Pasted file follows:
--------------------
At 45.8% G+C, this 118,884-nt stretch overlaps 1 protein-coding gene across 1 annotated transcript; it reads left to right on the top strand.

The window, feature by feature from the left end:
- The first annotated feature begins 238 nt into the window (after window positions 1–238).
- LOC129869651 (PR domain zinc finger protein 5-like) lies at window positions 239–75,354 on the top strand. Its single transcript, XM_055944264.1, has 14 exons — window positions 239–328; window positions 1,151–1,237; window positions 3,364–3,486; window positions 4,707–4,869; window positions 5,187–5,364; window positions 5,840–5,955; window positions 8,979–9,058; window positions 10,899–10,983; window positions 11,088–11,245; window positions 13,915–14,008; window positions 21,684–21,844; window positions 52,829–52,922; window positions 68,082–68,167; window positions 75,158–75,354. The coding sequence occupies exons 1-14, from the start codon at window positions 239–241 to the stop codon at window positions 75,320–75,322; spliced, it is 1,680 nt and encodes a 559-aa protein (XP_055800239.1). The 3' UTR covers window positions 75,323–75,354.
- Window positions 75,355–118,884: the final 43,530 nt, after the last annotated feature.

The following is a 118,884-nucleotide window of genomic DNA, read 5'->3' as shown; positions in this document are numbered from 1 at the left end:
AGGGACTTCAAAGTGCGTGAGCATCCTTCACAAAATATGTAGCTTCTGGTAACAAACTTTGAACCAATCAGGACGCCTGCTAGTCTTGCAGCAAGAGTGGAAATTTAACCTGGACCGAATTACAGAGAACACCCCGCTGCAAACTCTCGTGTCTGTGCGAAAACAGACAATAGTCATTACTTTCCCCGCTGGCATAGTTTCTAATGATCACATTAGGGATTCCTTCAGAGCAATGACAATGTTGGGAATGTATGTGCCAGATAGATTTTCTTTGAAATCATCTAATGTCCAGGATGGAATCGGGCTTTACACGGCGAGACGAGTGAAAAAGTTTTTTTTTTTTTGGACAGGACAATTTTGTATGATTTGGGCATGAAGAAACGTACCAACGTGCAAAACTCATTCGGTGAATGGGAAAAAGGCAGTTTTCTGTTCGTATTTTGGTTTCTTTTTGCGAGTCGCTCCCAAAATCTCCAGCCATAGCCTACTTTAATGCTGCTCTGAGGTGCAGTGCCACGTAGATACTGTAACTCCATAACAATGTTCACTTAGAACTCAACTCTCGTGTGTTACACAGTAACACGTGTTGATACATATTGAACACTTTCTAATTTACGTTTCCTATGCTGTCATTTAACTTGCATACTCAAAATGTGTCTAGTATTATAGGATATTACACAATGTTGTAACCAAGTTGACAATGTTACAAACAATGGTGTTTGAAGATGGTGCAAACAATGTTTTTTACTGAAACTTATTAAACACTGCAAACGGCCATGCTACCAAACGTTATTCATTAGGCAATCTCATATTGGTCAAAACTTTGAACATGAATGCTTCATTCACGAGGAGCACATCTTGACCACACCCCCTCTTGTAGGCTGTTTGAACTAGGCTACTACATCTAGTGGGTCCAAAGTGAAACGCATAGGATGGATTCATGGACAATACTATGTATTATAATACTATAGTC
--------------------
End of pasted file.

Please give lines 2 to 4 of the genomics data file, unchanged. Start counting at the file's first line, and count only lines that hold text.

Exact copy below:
The window, feature by feature from the left end:
- The first annotated feature begins 238 nt into the window (after window positions 1–238).
- LOC129869651 (PR domain zinc finger protein 5-like) lies at window positions 239–75,354 on the top strand. Its single transcript, XM_055944264.1, has 14 exons — window positions 239–328; window positions 1,151–1,237; window positions 3,364–3,486; window positions 4,707–4,869; window positions 5,187–5,364; window positions 5,840–5,955; window positions 8,979–9,058; window positions 10,899–10,983; window positions 11,088–11,245; window positions 13,915–14,008; window positions 21,684–21,844; window positions 52,829–52,922; window positions 68,082–68,167; window positions 75,158–75,354. The coding sequence occupies exons 1-14, from the start codon at window positions 239–241 to the stop codon at window positions 75,320–75,322; spliced, it is 1,680 nt and encodes a 559-aa protein (XP_055800239.1). The 3' UTR covers window positions 75,323–75,354.